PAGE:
Recently, Johnny and I were contacted by a talk show in LA to be possible guests on a segment about money-saving tips. A producer from the show wanted to get on Skype with us and chat about our “area of expertise.” We went back and forth on how to respond to the email. “Umm, no, sorry, TV’s not really our thing,” or “Yes, you’ll enjoy the free publicity after one of us face plants on a wire during the segment and the clip goes viral.” But ultimately, we decided to carpe the diem and agreed to the call.
Before our video chat, Johnny and I sat down together and decided to figure out what our “expertise” actually is. My knee-jerk response was “budgeting.” We divulge our monthly budget. We think everything starts with having a budget and that nothing else really matters if you don’t have a budget. But Johnny stopped me dead in my budgeting-rant tracks and said, “No, Jo. She won’t want to hear about that. She’ll want simple, clear, quick tips for saving money.” Duh, of course he was right.
So we talked over some of our favorite tips that were quick, easy, and kinda interesting to explain and then both hopped on the Skype call.
We exchanged “Hello’s” and introductions and then the producer got right down to business and asked us, “What are your go-to money saving tips?” So we started explaining some of our money-saving go-to’s:
- Backwards budgeting
- Sleep-on-it rule
- Calling and negotiating your phone bill
- Cutting cable
- Meal planning
She listened for a few minutes and then stopped us. “Those are interesting, but do you have any big saving wins or tips? Things people can do to save, like, 50% of their budget? More specific numbers or percentages? Like doing this will save you X% each month? See what I’m saying?”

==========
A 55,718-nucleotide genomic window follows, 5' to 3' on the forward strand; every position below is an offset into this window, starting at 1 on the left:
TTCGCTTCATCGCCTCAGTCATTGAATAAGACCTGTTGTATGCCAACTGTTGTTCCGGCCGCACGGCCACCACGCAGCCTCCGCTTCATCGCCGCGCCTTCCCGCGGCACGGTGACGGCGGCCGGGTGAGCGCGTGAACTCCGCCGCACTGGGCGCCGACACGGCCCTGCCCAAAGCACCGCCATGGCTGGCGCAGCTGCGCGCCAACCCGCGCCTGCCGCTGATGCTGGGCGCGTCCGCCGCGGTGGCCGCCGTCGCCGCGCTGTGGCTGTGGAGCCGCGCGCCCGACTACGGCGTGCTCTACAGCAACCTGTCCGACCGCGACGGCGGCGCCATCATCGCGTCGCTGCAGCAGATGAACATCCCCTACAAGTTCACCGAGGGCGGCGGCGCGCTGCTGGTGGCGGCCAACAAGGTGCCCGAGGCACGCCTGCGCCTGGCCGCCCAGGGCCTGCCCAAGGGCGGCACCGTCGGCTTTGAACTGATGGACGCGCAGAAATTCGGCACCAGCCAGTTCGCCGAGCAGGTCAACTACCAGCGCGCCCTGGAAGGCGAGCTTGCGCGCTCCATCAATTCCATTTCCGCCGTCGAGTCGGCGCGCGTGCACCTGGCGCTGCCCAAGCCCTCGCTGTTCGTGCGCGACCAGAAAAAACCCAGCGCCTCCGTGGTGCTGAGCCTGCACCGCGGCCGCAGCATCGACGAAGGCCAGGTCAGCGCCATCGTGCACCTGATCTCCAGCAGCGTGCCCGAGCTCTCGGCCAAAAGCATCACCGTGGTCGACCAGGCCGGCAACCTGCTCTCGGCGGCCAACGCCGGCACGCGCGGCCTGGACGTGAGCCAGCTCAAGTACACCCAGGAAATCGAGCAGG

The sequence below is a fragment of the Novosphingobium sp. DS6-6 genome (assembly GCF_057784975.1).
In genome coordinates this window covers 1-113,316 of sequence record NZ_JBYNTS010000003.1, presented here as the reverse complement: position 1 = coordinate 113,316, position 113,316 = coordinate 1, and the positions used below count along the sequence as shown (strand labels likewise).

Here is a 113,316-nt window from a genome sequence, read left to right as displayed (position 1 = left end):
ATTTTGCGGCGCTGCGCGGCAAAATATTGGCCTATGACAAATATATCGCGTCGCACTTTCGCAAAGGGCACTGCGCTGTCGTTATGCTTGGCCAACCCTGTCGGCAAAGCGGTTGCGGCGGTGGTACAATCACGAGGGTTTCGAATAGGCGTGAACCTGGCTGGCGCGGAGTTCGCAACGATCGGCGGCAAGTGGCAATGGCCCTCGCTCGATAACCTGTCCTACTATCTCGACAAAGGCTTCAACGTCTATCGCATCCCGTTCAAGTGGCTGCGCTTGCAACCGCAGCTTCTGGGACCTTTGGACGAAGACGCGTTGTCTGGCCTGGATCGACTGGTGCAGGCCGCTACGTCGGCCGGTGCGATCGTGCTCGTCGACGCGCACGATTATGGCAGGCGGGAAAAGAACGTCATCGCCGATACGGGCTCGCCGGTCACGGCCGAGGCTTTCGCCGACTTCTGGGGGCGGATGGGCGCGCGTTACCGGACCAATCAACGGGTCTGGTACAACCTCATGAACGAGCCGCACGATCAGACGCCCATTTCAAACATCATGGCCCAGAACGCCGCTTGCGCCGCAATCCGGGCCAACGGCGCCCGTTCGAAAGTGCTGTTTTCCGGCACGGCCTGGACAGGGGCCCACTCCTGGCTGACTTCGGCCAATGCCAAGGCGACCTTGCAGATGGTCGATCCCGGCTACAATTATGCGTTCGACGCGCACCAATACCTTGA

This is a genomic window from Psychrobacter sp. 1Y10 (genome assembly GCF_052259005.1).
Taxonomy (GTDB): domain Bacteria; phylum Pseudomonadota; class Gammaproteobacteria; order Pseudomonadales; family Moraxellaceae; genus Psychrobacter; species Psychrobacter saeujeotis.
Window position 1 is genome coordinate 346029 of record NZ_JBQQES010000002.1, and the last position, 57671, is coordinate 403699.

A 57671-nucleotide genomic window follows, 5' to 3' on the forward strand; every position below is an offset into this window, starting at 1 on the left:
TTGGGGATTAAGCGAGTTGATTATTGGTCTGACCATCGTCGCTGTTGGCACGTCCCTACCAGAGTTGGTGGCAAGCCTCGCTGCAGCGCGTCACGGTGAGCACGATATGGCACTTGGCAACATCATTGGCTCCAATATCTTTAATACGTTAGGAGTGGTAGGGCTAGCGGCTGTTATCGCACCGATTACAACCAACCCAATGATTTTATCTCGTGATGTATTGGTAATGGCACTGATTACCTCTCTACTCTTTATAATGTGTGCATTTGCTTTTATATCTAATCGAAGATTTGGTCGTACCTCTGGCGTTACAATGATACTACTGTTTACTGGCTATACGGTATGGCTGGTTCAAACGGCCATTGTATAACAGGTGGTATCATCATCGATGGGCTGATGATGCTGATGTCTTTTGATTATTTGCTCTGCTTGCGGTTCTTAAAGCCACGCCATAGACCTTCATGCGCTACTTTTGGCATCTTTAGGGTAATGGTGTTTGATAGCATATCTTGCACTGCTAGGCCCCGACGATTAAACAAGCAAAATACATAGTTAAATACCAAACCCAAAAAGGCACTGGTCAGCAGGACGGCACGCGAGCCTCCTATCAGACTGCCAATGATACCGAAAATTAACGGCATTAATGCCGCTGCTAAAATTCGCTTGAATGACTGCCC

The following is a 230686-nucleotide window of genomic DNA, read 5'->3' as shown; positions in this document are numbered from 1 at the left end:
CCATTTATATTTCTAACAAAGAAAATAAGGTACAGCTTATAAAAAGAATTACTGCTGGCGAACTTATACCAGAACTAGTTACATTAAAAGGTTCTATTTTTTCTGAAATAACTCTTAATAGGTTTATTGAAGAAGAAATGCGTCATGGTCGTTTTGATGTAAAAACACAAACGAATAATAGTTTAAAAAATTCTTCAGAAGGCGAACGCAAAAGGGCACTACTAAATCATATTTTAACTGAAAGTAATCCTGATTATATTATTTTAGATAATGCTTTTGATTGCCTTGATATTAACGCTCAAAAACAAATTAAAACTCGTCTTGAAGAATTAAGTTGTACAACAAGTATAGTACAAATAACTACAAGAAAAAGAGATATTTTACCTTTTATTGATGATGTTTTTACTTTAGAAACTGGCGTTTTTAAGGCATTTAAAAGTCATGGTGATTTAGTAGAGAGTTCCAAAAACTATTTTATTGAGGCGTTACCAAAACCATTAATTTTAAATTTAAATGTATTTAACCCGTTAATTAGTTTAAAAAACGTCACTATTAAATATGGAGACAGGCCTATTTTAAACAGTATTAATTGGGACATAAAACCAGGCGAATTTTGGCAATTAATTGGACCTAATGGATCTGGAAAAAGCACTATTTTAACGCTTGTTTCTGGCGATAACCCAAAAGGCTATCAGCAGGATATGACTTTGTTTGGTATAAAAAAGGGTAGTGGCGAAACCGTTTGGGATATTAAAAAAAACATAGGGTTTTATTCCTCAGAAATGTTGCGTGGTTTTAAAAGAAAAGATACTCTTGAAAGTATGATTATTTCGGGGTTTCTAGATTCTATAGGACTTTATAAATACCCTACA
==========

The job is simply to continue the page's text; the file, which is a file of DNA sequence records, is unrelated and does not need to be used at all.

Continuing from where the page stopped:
We saw exactly what she was saying. And she’d gotten on the call with the wrong people. We tried to work with her and give her more specifics:
- How a family of four can have a $450 food budget
- Saving 25% by buying refurbished
- How we were flying three for free for two years
But these weren’t very sensational. And it was clear these weren’t what she was looking for either. She wanted extreme, and we simply weren’t (and will never be) those people. In fact, we kinda pride ourselves on being mostly normal-ish (those of you snickering, quiet). The call ended soon after, and Johnny and I knew we hadn’t sparked her fancy. She’d said something like, “We’ll be in touch down the road.” before signing off.
We both walked away a bit dazed and confused. Within a few minutes, our brains started working again and started putting the pieces together. The nice producer had her marching orders to find the extreme, outrageous, bizarre, crazy ways to cut down on spending. And it’s not because those are the most effective tips, but because that’s what sells. She was tasked with finding tips that sizzled, not necessarily advice on how to change one’s mindset about money or making long-term changes or sticking to a budget. Because let’s face it — that’s boring. And oftentimes realllly, realllly hard. And not exciting enough. And not immediately gratifying for a generation (including us) who scoffs at any shipments that don’t arrive in two days or less.
Here’s the truth. There’s no quick fix or magic rule that will turn your finances around. It takes time, hard work, sacrifice, and lots of and lots of good ol’ budgeting. And budgeting would make a TERRIBLE infomercial.
Now you see that number over here under the Clothing category? Watch how quickly it changes from $150 to $0 with one innocent trip to Target. WHAMMO!
The truth about saving money is that it’s not all that sexy — like, at all. I wish that’s what talk shows told people. To that end, I wish that’s what people wanted to hear. But it’s not. And that bums us out because those boring things are the ingredients to freedom and financial peace of mind. We do our best to add a little color to the monochromatic world of personal finance, but there’s only so much to work with. The journey to financial freedom isn’t all that glamorous, but with the right goals and motivations, the hope is that it will all be worth it.
So while we may have missed our chance at daytime TV stardom, we’re content to keep chugging along on our boring, merry way. And we’re glad to have some pretty great company here.